Employment Verification Form. A statement by your employer on company letterhead and signed by your superior may be adequate. However, ask the lender before you go to the trouble of producing this letter.
VA Eligibility Certificate or Form DD 214. You will only need these if you are applying for a VA-guaranteed loan.
Your Building Plans
The lender will want an accurate, detailed set of plans and specifications, a cost estimate, a construction schedule and detailed knowledge of how and what you will be building before processing your loan application. The Design and Pre-Constructionsections of this site will help prepare you for this. Information you are likely to need:
Building Permits. Blueprints, designed and drawn to comply with local building codes, will have to be presented to the local building permit office for approval to obtain a building permit.
Sales Contract for the Log Home Package. This should include a complete bill of materials to be supplied by the log home producer.
Plans and Specifications. A floorplan in a producer’s catalog is not enough. Bring working plans, detailed materials specifications and descriptions of building materials. With this information, the loan officer will know exactly what he is being asked to finance and can assess its value.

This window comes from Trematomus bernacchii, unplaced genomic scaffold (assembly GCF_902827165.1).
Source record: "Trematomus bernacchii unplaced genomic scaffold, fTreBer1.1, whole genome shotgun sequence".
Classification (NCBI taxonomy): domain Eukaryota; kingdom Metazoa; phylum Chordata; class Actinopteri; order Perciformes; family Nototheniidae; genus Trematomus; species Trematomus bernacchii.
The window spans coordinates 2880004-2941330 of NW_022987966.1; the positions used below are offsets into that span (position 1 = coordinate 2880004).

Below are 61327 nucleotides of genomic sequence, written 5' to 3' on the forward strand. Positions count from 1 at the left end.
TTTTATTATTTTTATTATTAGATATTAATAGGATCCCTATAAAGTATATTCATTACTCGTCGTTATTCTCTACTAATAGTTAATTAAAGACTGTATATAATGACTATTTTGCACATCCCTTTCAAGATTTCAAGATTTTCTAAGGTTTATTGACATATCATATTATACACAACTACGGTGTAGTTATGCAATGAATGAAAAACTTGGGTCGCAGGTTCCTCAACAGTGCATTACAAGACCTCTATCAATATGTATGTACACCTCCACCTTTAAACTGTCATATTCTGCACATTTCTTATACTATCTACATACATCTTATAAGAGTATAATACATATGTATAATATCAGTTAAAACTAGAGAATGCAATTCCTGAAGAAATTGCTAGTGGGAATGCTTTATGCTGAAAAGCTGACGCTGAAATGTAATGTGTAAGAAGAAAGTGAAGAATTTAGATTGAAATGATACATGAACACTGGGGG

Complete Cost Estimates. For help preparing a complete cost estimate, we suggest you use the Cost Estimating Worksheet (923 kb file).You will also need copies of the written bids and estimates you used to compile the detailed cost estimate.
Builder Contract. If you are hiring a general contractor to build the home for you, you must have a copy of the agreement showing costs and specifications.
Survey or Plot Plan. This shows the exact location of your land and provides a legal description of the property.
Deed. This document will show title and mortgage information on land where you intend to build.
Statement of Your Construction Abilities. If you intend to do some or all of the work yourself, supply the lender with information on your qualifications–pictures of projects you have completed, if they are available, or other evidence showing you are able to tackle the building of your home.
Information on the Log Home Producer. This can be a copy of its annual report, a catalog, a company brochure, a construction guide, a copy of its listing in the Producers Directory or anything you may have that explains what kind of home and services you are buying.